1. Parents had a college fund set up for them from birth, paid cash for whole education. Left college with zero debt.
  2. Lived at home for first two years while attending community college. Transferred to university after two years and maybe took out a couple small loans.
  3. Went to a private school, funded everything themselves. Left college with ~$100k of student loans.
  4. Grew up in single parent household. Grants, financial aid, and scholarships covered everything. Left college with zero debt.
  5. Killed it in high school. Was in all the clubs. Crushed the standardized tests. Scholarships paid for almost everything.

Personally, I was a mixture of many of the scenarios above. Below is a little peak into my pre-college and college years, mostly from an expense standpoint.

High School – I always tried in high school and got good grades. Once junior year rolled around I started enrolling in Advanced Placement and college cooperative courses. By the end of senior year I had over 20 college credit hours completed, all at a cost of less than a thousand bucks total. I also did well on the SAT’s and secured a half tuition scholarship to my state’s university.

College – Grandma and Grandpa covered my first semester freshman year. Aren’t grandparents great?! Loans covered second semester. After freshman year I calculated that I could actually graduate college in three years, if I stuck exactly to a course plan I mapped out. Since I knew I was responsible for a majority of the cost of my education, I figured out it was a no-brainer. Loans covered years two and three (with some help from my parents), and I graduated after my third year. At this point I had taken out approximately $29,000 in loans.

Master’s – A week after I graduated with my Bachelor’s degree I started my Master’s program. The program ran about $20,000 but my employer was footing the bill for half. Therefore I took out $10,000 in new loans to cover the rest of the balance. I worked while obtaining this degree, and it took me just over a year to finish. It was a tough year but I definitely wanted to get it over fast, and I wasn’t going to suspend my career while getting it.

I always had jobs in high school through college and that covered my books, eating out, trips, and of course beer. All said and done I walked away from college in about four years with a bachelor’s and a master’s degree and about $39,000 in student loans (not including interest that had accrued in the meantime).

Overall I think I made out pretty well. $39,000 in loans for two degrees wasn’t too bad, and I knew people who were far worse off. The monthly payments were definitely manageable for me and I was throwing any extra cash I earned at the loans with the highest interest rates as soon as my income started coming in. I even paid them down while they were deferred when I was obtaining my second degree. As you can tell I was not a fan of them and wanted them to disappear fast. Today my balance is below $8,000 and the interest rate is quite low at 3%, so I don’t have as much hate towards them anymore.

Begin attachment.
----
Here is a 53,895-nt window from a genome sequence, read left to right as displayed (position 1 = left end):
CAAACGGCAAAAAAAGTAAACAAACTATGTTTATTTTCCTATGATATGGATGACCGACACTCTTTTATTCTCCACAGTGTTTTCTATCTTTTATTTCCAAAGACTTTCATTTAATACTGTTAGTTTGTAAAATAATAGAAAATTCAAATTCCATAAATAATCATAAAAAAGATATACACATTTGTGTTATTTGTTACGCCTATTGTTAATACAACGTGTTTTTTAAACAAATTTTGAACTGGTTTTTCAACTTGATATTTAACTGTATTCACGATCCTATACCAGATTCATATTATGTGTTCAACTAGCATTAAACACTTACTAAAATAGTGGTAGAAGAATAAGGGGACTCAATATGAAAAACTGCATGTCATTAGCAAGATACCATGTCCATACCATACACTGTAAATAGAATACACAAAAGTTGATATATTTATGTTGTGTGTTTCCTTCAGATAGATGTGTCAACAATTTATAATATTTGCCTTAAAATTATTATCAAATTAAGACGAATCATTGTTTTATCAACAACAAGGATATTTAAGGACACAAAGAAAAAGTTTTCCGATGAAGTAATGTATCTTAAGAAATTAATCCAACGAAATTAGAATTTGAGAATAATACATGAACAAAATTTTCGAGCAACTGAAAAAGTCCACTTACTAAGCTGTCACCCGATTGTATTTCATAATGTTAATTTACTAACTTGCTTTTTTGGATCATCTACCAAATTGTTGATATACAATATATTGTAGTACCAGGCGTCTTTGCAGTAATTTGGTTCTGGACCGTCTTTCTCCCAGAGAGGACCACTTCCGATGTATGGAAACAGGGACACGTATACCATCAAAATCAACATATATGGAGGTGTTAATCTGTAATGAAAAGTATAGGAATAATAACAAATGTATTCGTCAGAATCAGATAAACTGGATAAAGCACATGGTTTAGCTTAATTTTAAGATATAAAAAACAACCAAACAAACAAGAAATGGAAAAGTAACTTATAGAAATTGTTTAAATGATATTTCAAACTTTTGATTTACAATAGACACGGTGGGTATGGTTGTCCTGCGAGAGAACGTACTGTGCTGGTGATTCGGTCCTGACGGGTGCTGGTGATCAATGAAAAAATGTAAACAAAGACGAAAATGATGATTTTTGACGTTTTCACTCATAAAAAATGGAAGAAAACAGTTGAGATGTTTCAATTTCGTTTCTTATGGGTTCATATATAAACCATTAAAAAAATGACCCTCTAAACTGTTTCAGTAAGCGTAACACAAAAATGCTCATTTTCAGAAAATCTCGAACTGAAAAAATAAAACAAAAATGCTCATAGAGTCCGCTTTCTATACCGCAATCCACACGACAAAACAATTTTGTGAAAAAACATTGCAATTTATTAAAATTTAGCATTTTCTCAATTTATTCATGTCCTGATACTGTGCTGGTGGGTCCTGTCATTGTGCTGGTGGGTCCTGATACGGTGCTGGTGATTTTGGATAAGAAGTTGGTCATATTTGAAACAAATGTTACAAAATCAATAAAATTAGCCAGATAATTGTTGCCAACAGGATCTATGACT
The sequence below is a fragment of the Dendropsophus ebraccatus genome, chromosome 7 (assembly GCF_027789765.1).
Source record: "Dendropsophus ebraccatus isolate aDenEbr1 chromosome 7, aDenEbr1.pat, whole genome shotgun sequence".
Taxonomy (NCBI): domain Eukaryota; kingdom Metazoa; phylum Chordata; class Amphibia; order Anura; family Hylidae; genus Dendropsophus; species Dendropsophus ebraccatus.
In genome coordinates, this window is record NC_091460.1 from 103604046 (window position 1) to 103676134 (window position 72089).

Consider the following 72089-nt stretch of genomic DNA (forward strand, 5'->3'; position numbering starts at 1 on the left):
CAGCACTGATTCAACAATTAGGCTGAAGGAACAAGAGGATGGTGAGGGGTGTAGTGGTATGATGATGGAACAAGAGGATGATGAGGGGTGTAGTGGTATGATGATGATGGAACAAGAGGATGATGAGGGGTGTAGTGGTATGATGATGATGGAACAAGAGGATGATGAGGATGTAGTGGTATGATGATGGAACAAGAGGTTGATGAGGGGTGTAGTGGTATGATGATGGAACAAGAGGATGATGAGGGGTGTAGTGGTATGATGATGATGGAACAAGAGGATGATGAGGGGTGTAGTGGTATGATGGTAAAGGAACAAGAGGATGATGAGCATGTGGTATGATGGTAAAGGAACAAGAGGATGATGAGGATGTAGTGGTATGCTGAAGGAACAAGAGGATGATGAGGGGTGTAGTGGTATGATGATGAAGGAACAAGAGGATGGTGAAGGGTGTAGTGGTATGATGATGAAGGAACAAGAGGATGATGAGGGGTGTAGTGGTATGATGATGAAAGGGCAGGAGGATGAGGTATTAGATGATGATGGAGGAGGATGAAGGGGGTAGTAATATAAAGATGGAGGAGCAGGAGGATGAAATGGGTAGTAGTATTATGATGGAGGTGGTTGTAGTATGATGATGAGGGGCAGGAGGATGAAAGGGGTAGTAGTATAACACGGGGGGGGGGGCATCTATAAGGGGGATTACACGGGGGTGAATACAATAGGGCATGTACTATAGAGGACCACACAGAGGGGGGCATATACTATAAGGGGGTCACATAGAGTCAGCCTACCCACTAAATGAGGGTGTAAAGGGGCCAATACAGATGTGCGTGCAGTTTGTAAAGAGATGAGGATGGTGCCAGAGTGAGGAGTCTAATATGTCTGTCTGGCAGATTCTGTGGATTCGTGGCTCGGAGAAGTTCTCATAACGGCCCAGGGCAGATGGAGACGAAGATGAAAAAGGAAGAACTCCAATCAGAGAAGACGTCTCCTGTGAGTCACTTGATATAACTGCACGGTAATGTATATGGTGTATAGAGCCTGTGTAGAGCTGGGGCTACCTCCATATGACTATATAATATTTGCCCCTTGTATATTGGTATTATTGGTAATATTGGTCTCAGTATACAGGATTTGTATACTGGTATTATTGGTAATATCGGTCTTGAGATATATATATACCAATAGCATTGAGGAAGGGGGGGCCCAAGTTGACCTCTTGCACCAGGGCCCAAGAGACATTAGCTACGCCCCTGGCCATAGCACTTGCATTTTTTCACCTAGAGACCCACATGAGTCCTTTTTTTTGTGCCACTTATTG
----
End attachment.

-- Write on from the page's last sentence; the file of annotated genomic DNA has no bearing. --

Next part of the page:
My key financial takeaways from my college years are:

  1. Take advantage of classes in high school in which you can earn college credits on the cheap.
  2. Apply to both public and private universities as the financial aid packages and scholarships offered will differ. I only applied to my one state university since it was the only place I wanted to go. I wish I had applied to some private schools as well since with my grades and test scores, I probably could have gotten a healthy financial package comparable or even better than what I received at the state school.
  3. Apply for as many scholarships as possible. I didn’t really take advantage of this, and I really wish I did.
  4. Major in a degree that will get you a decently well paying career right out of college. I’d definitely say go the STEM route or business (i.e. accounting or finance).
  5. Always have a part-time job to help pay for books, food, and fun activities.
  6. Take advantage of your employer and encourage them to help foot the bill of further education.

Sometimes I wish I just went into a trade such as carpentry or electrical, and began earning a decent paycheck at 18 right after high school. But then I think I wouldn’t have the finance and accounting background I have today to enable me to be diligent in my path down the financial independence lane. Also I don’t think I could put a price on the friends I made and my experiences. College was definitely the way to go for me, even after figuring in all the costs.

How did you finance your education? Any tips for people starting to plan their college careers? Was it worth it?